Local authorities have a statutory duty to protect children living in their area. However, understanding the different processes and how these interact with one another can be complicated. Set out below is an explanation of some of the common processes that parents may find themselves involved in if the local authority have safeguarding concerns in respect of their child.
Child in need
As mentioned above, local authorities have a duty to safeguard children and promote their welfare. This duty derives from section 17 of the Children Act which states:
- It shall be the general duty of every local authority (in addition to the other duties imposed on them by this Part)—
- to safeguard and promote the welfare of children within their area who are in need; and
- so far as is consistent with that duty, to promote the upbringing of such children by their families,
by providing a range and level of services appropriate to those children’s needs.
This duty is often activated when a school, doctor, or other professional involved with a child raises concerns about the health and welfare of a child. Once a local authority becomes aware of concerns it has a duty to investigate them and decide if it needs to take further action.
An initial course of action may be to implement a child in need plan. This is a multi-agency plan which sets out which organisations and agencies will provide which services to the child and family. Parents will need to attend a child in need meeting with a social worker and other professionals. Parents may be able to bring a friend, family member or legal advisor along for support, but the meeting will be focused on what can be done to further the child’s welfare, and it should not have the feel of a court hearing. Although this can be an intimidating process for parents, it is important to engage fully with the professionals and remain focused on what services are required to address the concerns raised.
If, after the local authority have conducted an assessment, they determine that a child is suffering, or is at risk of suffering, significant harm they will initiate the child protection process. This will involve an initial child protection conference. This will appear similar in character to a child in need conference, but the level of safeguarding concerns will be more acute. Again, this meeting will be attended by the parents, professionals and representatives from the local authority’s social work team. Parents should be able to bring someone to support them to this meeting. At the end of a child protection conference a vote will be taken by the professionals as to whether to continue the plan or step down from the child protection plan.
A parent may be able to access publicly funded legal help and advice for these processes, subject to financial means testing. Alternatively a family lawyer can provide assistance on a privately paying basis.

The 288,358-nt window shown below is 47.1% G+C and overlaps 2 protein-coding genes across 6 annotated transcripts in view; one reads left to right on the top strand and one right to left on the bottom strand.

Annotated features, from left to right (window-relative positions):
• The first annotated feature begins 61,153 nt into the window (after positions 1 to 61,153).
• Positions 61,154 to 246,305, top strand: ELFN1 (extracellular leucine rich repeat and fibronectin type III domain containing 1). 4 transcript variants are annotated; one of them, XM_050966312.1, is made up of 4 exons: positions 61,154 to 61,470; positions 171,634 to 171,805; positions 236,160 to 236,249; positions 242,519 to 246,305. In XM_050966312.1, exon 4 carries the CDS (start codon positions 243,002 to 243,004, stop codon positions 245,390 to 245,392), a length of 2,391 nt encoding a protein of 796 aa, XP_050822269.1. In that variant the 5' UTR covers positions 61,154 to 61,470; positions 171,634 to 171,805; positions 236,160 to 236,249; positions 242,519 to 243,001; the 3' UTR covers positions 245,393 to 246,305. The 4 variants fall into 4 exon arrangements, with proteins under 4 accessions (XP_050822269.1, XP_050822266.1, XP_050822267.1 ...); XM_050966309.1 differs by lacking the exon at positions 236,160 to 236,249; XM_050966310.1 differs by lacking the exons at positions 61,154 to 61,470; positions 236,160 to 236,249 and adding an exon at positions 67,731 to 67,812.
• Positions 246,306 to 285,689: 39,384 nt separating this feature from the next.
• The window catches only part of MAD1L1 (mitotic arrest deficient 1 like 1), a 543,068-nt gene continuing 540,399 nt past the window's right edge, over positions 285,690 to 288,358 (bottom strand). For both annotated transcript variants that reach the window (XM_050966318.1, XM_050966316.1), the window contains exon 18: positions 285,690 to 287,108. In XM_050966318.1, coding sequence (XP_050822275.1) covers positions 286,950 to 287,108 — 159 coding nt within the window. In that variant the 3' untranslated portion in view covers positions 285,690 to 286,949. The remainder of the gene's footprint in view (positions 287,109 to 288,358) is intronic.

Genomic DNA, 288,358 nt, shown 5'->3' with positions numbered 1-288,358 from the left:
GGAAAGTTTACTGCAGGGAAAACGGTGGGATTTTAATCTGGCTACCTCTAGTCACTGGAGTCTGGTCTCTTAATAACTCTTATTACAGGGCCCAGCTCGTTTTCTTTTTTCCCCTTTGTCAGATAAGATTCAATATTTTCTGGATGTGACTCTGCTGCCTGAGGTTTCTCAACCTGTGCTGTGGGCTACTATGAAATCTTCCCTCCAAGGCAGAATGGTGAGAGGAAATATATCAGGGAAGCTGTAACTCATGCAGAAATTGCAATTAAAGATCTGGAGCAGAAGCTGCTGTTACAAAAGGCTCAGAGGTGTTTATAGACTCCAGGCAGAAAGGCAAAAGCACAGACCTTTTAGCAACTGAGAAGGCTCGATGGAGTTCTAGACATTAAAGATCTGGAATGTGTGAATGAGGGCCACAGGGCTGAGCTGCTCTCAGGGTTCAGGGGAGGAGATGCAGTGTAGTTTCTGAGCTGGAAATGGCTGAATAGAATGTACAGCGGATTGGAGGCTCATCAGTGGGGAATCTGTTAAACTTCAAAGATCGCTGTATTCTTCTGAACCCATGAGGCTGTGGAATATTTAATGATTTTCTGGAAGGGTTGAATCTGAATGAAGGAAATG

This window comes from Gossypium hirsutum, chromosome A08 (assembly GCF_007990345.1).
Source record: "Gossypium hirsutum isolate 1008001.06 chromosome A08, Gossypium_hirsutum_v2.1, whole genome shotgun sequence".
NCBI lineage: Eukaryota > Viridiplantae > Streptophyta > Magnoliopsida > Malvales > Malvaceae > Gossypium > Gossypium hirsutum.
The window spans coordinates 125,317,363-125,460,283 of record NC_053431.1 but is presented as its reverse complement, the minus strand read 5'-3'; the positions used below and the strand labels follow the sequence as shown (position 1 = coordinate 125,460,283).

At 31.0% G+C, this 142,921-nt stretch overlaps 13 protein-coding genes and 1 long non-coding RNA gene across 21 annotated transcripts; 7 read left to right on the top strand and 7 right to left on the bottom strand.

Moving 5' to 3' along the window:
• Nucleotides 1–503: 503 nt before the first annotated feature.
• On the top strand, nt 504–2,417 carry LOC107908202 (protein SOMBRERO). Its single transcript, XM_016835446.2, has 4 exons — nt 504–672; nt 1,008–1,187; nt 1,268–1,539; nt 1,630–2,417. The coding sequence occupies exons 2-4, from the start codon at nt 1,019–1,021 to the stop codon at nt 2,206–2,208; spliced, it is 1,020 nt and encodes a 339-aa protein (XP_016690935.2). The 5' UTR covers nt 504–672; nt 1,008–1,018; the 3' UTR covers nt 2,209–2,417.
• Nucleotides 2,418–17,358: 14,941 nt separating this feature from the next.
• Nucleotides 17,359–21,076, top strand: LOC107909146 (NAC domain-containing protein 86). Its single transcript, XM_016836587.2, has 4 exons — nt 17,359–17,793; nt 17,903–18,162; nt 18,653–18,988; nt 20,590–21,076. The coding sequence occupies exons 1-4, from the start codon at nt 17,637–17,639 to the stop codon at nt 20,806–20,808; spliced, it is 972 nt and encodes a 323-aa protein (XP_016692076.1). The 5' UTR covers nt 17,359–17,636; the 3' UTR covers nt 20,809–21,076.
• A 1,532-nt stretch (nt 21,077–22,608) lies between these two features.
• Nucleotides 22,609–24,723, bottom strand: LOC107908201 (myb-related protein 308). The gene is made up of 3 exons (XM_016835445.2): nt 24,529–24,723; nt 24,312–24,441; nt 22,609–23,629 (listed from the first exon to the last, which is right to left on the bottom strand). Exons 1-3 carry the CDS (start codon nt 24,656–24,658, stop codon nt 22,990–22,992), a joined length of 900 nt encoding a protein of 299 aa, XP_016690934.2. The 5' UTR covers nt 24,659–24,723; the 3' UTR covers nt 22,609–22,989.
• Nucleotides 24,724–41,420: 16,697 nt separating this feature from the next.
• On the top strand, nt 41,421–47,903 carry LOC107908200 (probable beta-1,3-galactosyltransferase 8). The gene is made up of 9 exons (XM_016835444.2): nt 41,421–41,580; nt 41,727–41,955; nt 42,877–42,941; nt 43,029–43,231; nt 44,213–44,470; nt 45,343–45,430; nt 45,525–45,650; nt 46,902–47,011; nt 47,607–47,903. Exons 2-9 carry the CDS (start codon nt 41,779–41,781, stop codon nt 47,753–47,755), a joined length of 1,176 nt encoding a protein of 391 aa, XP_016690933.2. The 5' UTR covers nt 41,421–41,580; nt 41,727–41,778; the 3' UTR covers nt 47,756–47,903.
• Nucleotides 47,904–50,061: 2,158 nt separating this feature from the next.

If the level of concern that a local authority has about a child is such that they think they may have to start court proceedings, then they will initiate pre-proceedings (known as the Public Law Outline, or PLO, process). To do this a local authority will send a letter to the parents outlining their concerns and inviting the parents to a PLO meeting. The purpose of this meeting is to see what actions can be taken to try and address the concerns and avoid initiating court proceedings. This process can, and often does, run alongside the child protection process outlined above, but is the first stage in a more overtly legal step.
A parent will be entitled to publicly funded legal advice for this process, regardless of their financial means. The focus will still be on the parents and professionals trying to find and implement changes that will resolve the concerns raised, and so it remains imperative that parents fully engage with the social worker and others to try and find solutions that can avoid the need to go to court.
If the local authority’s concerns about a child are not resolved by the above procedures, then they may initiate court proceedings in the family court in respect of the child. This often comes after the local authority feel that child protection and PLO processes have not fully addressed their concerns, but court proceedings could be started straight away if the level of risk that is identified is such that the local authority feels they have to take immediate action to protect a child.
A local authority can apply for an Emergency Protection Order (EPO) if they feel they need to remove a child or parent from the home immediately, or they could apply for a Care or Supervision Order in other circumstances.
These are complex and serious legal proceedings and so it is imperative that a parent who finds themselves in this situation takes legal advice from a specialist family lawyer without delay. Public funding for legal advice (legal aid) is available for parents in these proceedings regardless of their financial means.
Goodman Ray specialise in family law and have an experienced, dedicated team that deal with child protection proceedings. We are always happy to discuss issues to do with child protection matters with those who find themselves involved with local authority children services departments. We can quickly assess your eligibility for publicly funded legal advice and representation, and we can help you navigate your way through these difficult situations to try and reach the best solution for you and your child.